Gestalt and EFT

Jun 23, 09 Gestalt and EFT

A “gestalt” is a perceptual pattern or structure possessing qualities as a whole that cannot be described merely as a sum of its parts. For example, in the picture on the left, do you see a man with his hand by his chest? Or is his hand a dog, his ear a woman? How do you play with parts to find the whole?

What if something is bothering you, and you don’t know what it is? You don’t know how to verbalize “it.” You have an uneasy feeling that you can’t quite grasp. One way to dis-cover core issues or things to do EFT with is by using some of the methods of Gestalt Therapy. Gestalt brings you into present moment awareness, particularly about feelings in your body and giving expression to non-verbal movements.

In this short video, you’ll learn some basic ideas about Gestalt therapy.

Here’s how you might use Gestalt therapy to create EFT setup statements. If you’ll slide the video time control to around 3:40, the client, Rob, who is on the right, says when he’s exaggerating his hand movements, “it” feels silly.” In Gestalt therapy, you embrace “it.” and say “I.” For example an EFT setup statement here might be:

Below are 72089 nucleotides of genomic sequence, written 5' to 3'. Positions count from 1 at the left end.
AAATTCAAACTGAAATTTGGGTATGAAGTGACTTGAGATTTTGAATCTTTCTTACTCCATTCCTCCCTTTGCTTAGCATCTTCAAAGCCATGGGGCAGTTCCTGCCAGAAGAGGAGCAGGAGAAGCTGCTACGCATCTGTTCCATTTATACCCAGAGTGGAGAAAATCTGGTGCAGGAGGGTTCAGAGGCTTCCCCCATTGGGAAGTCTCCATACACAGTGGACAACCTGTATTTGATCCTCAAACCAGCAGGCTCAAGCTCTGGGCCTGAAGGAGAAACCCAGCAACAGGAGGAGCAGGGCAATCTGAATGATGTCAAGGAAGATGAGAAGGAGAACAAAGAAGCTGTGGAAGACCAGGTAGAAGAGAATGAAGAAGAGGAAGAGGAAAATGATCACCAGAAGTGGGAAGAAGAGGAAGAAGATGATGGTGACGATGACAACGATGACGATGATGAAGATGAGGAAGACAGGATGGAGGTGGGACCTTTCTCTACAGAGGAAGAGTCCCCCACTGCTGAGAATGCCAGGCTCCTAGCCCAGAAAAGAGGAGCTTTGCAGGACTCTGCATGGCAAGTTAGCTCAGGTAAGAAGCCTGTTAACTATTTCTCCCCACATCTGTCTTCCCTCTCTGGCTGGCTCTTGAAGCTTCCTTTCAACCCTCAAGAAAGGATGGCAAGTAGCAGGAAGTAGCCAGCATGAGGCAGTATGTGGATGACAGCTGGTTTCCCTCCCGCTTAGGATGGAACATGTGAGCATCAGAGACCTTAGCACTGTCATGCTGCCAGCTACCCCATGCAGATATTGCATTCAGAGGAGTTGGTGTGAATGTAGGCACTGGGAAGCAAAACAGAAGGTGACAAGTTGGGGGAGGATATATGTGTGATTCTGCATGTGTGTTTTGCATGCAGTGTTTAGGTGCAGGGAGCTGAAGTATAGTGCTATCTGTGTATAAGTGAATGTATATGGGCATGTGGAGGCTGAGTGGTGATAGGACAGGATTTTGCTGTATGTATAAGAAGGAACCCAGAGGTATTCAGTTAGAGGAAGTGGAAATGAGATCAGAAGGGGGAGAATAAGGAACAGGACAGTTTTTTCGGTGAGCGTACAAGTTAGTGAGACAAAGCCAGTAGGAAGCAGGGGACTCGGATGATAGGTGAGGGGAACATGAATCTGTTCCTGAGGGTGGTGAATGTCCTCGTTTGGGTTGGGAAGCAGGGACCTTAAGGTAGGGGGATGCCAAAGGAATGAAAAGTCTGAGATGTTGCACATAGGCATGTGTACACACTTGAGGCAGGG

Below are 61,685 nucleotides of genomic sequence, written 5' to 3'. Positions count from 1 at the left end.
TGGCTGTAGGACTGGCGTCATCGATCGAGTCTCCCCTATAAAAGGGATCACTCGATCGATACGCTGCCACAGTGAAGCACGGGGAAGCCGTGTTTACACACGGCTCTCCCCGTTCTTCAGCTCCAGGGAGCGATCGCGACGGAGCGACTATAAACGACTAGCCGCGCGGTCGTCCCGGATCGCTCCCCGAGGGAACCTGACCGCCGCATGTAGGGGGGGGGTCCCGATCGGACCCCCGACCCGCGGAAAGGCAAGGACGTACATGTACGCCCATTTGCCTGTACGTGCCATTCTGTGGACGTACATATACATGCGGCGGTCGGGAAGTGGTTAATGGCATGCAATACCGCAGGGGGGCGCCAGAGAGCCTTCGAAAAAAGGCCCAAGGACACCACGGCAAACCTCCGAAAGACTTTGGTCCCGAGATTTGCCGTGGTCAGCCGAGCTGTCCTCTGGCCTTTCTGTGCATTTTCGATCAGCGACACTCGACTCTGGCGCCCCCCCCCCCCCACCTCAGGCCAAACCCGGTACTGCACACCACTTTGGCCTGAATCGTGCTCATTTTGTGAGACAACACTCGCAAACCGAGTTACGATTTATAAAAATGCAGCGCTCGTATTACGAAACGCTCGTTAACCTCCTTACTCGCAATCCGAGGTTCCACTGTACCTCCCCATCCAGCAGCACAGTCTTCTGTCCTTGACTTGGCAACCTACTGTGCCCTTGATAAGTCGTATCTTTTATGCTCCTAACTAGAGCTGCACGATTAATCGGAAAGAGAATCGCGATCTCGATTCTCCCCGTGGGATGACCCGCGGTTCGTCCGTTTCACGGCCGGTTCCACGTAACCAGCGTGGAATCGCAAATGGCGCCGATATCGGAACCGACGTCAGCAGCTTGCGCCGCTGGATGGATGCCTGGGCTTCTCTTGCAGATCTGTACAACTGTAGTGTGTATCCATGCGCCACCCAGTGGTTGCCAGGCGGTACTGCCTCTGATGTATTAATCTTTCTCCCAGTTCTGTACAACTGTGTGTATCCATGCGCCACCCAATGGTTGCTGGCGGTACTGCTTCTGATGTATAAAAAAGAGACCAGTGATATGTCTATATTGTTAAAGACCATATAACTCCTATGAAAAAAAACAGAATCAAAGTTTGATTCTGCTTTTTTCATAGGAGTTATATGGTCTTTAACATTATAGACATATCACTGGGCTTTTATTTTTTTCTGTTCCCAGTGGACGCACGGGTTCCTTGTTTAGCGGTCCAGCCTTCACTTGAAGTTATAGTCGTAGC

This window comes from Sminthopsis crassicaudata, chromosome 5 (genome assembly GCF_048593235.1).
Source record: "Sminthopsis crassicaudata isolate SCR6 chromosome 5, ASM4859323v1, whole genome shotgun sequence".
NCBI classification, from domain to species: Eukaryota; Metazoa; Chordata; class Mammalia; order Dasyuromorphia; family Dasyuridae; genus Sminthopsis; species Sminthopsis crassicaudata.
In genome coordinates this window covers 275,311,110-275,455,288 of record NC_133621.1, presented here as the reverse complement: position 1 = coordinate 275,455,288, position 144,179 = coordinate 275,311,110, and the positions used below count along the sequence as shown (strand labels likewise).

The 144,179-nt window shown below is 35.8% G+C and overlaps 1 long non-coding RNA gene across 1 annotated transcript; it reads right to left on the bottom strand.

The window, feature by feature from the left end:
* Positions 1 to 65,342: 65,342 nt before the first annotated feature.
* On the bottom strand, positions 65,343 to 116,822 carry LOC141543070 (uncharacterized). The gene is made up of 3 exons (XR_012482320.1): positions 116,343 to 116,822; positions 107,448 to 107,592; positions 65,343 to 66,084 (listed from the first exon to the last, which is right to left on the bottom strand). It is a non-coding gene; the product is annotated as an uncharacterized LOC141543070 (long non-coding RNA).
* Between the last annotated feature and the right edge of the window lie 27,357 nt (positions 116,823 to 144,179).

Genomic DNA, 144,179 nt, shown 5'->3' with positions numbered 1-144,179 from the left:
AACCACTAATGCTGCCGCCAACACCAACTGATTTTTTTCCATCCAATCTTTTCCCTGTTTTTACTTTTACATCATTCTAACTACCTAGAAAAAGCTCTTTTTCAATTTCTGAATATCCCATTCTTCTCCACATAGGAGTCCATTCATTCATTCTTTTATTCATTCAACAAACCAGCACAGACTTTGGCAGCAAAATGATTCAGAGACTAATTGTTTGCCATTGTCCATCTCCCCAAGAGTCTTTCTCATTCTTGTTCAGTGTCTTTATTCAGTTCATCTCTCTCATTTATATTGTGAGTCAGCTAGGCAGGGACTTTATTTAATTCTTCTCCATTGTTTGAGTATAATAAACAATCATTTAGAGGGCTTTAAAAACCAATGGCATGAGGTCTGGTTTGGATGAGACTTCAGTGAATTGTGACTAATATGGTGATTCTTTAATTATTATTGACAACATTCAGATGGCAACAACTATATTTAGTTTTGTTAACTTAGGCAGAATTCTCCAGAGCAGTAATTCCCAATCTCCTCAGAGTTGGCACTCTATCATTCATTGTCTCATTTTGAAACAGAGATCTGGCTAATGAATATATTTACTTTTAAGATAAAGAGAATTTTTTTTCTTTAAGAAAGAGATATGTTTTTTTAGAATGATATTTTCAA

“Even though I’m feeling silly, and I’m supposed to be serious, I deeply and completely accept myself anyway.”

As you watch the video further, here are examples of other potential EFT setup statements:

“Even though I’m feeling that I don’t have any control, I deeply and completely accept myself.”

“Even though I’m feeling that I don’t want to be here, I choose to stay and fully experience the present moment.”

“Even though I want to hide from [say whatever you want to hide from here], I deeply and completely accept myself.”

The beauty of Gestalt therapy is that you can discover what you might want to tap on by simply becoming more aware of the present moment. What are you feeling in your body right now? What is your body trying to express? What are your hands and feet doing? Trust in the process that you’ll uncover the gestalt to tap on using EFT.

You’ll find several sites that cover Gestalt therapy via Google, Bing and other search engines. Many of the books on Gestalt therapy are difficult to find because they were published in the seventies. If you want to read an autobiography about the person who is most well known for Gestalt therapy, get In and Out the Garbage Pail which is the story of Frederick “Fritz” Perls.

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